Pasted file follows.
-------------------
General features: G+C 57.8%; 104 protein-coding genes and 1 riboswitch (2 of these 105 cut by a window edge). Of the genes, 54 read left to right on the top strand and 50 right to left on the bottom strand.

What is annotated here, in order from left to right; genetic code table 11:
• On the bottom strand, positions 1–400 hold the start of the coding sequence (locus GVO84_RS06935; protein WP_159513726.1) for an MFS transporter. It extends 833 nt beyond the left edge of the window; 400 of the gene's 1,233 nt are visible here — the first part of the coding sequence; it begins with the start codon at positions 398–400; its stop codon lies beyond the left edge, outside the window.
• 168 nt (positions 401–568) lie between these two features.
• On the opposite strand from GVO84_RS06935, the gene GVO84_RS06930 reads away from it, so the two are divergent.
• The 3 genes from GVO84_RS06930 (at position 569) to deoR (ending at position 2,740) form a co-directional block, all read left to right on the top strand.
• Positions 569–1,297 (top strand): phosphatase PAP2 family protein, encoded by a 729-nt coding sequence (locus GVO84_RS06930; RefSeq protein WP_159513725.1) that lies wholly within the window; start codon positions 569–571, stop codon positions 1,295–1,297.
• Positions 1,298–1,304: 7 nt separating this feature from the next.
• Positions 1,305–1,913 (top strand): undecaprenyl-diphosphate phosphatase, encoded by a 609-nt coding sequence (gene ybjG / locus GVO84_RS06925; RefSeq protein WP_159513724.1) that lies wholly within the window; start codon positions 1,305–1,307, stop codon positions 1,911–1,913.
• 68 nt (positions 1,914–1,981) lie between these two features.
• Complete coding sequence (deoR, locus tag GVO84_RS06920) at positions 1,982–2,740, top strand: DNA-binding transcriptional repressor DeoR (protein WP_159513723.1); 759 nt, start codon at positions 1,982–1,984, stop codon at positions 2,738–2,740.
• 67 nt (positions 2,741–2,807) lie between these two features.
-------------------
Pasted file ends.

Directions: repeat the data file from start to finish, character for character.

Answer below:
General features: G+C 57.8%; 104 protein-coding genes and 1 riboswitch (2 of these 105 cut by a window edge). Of the genes, 54 read left to right on the top strand and 50 right to left on the bottom strand.

What is annotated here, in order from left to right; genetic code table 11:
• On the bottom strand, positions 1–400 hold the start of the coding sequence (locus GVO84_RS06935; protein WP_159513726.1) for an MFS transporter. It extends 833 nt beyond the left edge of the window; 400 of the gene's 1,233 nt are visible here — the first part of the coding sequence; it begins with the start codon at positions 398–400; its stop codon lies beyond the left edge, outside the window.
• 168 nt (positions 401–568) lie between these two features.
• On the opposite strand from GVO84_RS06935, the gene GVO84_RS06930 reads away from it, so the two are divergent.
• The 3 genes from GVO84_RS06930 (at position 569) to deoR (ending at position 2,740) form a co-directional block, all read left to right on the top strand.
• Positions 569–1,297 (top strand): phosphatase PAP2 family protein, encoded by a 729-nt coding sequence (locus GVO84_RS06930; RefSeq protein WP_159513725.1) that lies wholly within the window; start codon positions 569–571, stop codon positions 1,295–1,297.
• Positions 1,298–1,304: 7 nt separating this feature from the next.
• Positions 1,305–1,913 (top strand): undecaprenyl-diphosphate phosphatase, encoded by a 609-nt coding sequence (gene ybjG / locus GVO84_RS06925; RefSeq protein WP_159513724.1) that lies wholly within the window; start codon positions 1,305–1,307, stop codon positions 1,911–1,913.
• 68 nt (positions 1,914–1,981) lie between these two features.
• Complete coding sequence (deoR, locus tag GVO84_RS06920) at positions 1,982–2,740, top strand: DNA-binding transcriptional repressor DeoR (protein WP_159513723.1); 759 nt, start codon at positions 1,982–1,984, stop codon at positions 2,738–2,740.
• 67 nt (positions 2,741–2,807) lie between these two features.